Things changed drastically at the beginning of the 20th century. The first crack in the materialist philosophy came when Albert Einstein discovered that the mass, motion and speed of any object could be different for different observers. This may seem counter intuitive, but this conclusion follows from Einstein’s theory of special relativity. Prior to Einstein, it was always assumed that matter, space and time were predictable quantities. Now all of a sudden, they weren’t. Materialists didn’t realize it at the time, but ultimately, this was the beginning of the fall of the house of materialism.
While Einstein was busy wrecking our everyday understanding of time, mass and motion, another group of scientists from Denmark and Sweden discovered that the atoms that everyone thought were hard little billiard balls were really composed of particles which don’t exist unless a conscious person actually observes them. (This is called the Copenhagen Interpretation. It too may sound improbable, but it remains the simplest and most accepted interpretation for the incompatibility between quantum reality and our everyday reality.)
The reason for this was that Werner Heisenberg (a German who helped found the modern theory of quantum mechanics) found that no one can measure both the velocity and the position of these particles at the same time. This is known as the Heisenberg Uncertainty Principle. This means that quantum objects like protons, neutrons and electrons are not “objects” in the same sense as the billiard balls in Newton’s classical clockwork universe, and they do not behave anything like them.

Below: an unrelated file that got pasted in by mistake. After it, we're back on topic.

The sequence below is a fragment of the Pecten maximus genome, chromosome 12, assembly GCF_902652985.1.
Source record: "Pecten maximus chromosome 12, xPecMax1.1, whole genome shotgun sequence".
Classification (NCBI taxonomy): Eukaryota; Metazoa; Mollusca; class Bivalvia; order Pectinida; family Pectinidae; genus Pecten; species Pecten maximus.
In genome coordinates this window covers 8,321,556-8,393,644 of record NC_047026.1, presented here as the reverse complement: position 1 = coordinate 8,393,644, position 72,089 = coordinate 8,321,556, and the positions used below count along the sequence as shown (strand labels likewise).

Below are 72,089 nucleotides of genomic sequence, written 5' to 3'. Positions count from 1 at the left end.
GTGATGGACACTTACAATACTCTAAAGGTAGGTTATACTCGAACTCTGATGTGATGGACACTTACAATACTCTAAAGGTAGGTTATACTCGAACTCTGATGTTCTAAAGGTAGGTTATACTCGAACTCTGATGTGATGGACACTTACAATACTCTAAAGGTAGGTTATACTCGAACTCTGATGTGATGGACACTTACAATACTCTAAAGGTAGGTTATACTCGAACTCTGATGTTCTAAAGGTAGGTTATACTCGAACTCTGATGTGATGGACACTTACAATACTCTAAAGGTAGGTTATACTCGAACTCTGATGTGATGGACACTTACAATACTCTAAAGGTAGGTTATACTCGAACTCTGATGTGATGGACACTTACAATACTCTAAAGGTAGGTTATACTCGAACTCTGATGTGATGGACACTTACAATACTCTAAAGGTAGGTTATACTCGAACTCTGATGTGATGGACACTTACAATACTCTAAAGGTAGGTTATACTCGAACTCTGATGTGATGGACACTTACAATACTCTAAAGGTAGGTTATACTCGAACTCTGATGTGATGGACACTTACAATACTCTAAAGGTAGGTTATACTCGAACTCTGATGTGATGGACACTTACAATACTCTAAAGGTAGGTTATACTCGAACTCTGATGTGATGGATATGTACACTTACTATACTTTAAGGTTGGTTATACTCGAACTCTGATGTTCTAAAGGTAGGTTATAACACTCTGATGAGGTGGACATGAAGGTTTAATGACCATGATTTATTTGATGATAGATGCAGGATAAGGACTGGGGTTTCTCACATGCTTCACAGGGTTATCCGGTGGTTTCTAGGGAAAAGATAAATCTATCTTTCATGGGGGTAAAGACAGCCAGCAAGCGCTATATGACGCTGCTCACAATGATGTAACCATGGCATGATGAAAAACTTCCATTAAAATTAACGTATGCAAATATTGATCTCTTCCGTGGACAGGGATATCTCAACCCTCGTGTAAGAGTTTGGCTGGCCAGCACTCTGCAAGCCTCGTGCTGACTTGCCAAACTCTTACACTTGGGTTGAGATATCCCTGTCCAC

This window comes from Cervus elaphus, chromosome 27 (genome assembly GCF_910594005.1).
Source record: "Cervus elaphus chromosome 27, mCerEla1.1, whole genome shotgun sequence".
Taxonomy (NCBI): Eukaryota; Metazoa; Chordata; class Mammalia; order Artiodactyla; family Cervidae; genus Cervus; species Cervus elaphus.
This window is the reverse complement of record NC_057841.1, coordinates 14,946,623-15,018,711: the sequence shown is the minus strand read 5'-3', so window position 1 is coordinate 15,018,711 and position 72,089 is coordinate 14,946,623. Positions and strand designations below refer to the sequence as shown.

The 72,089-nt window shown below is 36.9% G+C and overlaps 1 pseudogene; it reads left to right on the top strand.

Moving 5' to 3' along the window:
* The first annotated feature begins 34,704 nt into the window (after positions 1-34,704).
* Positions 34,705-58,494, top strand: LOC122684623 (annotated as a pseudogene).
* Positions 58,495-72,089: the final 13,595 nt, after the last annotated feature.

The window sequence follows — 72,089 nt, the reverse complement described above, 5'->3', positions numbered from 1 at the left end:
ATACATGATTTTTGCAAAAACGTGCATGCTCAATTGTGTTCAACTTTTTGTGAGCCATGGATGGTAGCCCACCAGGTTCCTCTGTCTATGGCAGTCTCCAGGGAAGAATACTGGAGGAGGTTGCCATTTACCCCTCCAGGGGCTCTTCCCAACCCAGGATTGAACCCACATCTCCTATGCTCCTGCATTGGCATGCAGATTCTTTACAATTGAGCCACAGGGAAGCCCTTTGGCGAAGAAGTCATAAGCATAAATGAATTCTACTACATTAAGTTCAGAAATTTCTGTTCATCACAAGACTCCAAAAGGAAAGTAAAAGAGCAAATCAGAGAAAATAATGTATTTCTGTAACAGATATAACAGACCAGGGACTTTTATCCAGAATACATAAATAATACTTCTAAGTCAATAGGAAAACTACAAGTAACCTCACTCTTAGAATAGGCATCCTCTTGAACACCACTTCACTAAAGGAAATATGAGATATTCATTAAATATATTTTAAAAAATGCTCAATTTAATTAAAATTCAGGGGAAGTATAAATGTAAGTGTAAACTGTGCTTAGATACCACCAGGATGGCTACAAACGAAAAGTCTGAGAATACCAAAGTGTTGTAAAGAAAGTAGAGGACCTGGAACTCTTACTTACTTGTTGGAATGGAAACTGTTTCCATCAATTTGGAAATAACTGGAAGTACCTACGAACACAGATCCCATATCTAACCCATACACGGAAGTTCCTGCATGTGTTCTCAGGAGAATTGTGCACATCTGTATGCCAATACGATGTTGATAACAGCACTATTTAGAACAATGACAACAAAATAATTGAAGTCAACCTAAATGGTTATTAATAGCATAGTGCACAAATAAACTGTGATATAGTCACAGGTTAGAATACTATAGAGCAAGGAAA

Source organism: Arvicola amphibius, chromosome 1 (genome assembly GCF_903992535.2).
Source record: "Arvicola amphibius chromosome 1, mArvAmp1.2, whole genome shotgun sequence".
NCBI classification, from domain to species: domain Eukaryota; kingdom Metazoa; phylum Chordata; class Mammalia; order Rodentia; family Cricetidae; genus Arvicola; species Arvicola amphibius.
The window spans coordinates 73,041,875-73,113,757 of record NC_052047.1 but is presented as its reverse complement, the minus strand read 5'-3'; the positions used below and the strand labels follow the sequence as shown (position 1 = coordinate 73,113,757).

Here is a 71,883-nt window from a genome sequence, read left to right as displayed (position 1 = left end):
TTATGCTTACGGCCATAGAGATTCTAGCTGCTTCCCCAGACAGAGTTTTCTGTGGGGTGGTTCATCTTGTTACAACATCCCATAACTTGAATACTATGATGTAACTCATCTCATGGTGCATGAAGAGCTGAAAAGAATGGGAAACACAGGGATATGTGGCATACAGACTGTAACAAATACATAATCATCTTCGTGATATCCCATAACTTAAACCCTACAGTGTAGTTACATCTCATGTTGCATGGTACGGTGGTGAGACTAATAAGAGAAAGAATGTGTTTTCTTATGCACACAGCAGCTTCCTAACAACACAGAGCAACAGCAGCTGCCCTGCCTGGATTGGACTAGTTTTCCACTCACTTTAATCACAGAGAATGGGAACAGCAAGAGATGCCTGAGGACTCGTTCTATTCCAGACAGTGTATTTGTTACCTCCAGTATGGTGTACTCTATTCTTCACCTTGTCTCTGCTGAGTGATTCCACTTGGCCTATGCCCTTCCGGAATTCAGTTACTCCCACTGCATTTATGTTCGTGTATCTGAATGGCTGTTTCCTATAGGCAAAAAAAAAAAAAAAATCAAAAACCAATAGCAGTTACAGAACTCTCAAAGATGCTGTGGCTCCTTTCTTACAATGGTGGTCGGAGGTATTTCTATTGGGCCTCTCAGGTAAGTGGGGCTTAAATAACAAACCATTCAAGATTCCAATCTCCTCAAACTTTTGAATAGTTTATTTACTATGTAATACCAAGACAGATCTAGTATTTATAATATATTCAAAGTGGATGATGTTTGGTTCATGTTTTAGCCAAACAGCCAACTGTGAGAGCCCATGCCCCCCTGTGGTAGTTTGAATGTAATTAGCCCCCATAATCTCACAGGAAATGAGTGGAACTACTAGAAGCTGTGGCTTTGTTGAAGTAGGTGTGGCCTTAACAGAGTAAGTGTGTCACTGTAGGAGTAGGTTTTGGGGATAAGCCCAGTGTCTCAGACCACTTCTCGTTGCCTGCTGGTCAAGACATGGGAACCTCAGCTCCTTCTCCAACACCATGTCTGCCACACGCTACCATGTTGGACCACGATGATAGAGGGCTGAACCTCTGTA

In fact, modern quantum theory has found that “particles” like electrons, protons and neutrons exist as different types of energy waves, and when not observed by a conscious entity, these subatomic particles behave like waves rather than little balls. Depending on the properties of the waves in question, two interacting waves might pass through each other, repel each other, or even annihilate each other. The existence of actual particles on that level is a sort of fiction. Subatomic “particles” only come into existence when observed by someone who designs an experiment to look for them.
Suddenly, not only do these tiny particles have a shadowy, nearly non-existence, but consciousness had somehow wormed its way back into the hallowed halls of physics. (Quantum “reality” is really quite weird!) The Horror! Einstein, Heisenberg and the Copenhagen scientists had literally demolished the solid foundations of both classical physics and materialist philosophy. They had also made consciousness a central feature of the material universe instead of just a useless byproduct of the human brain. Please see my companion book, Science, Math and God by Martin Spiller for a much more detailed explanation.)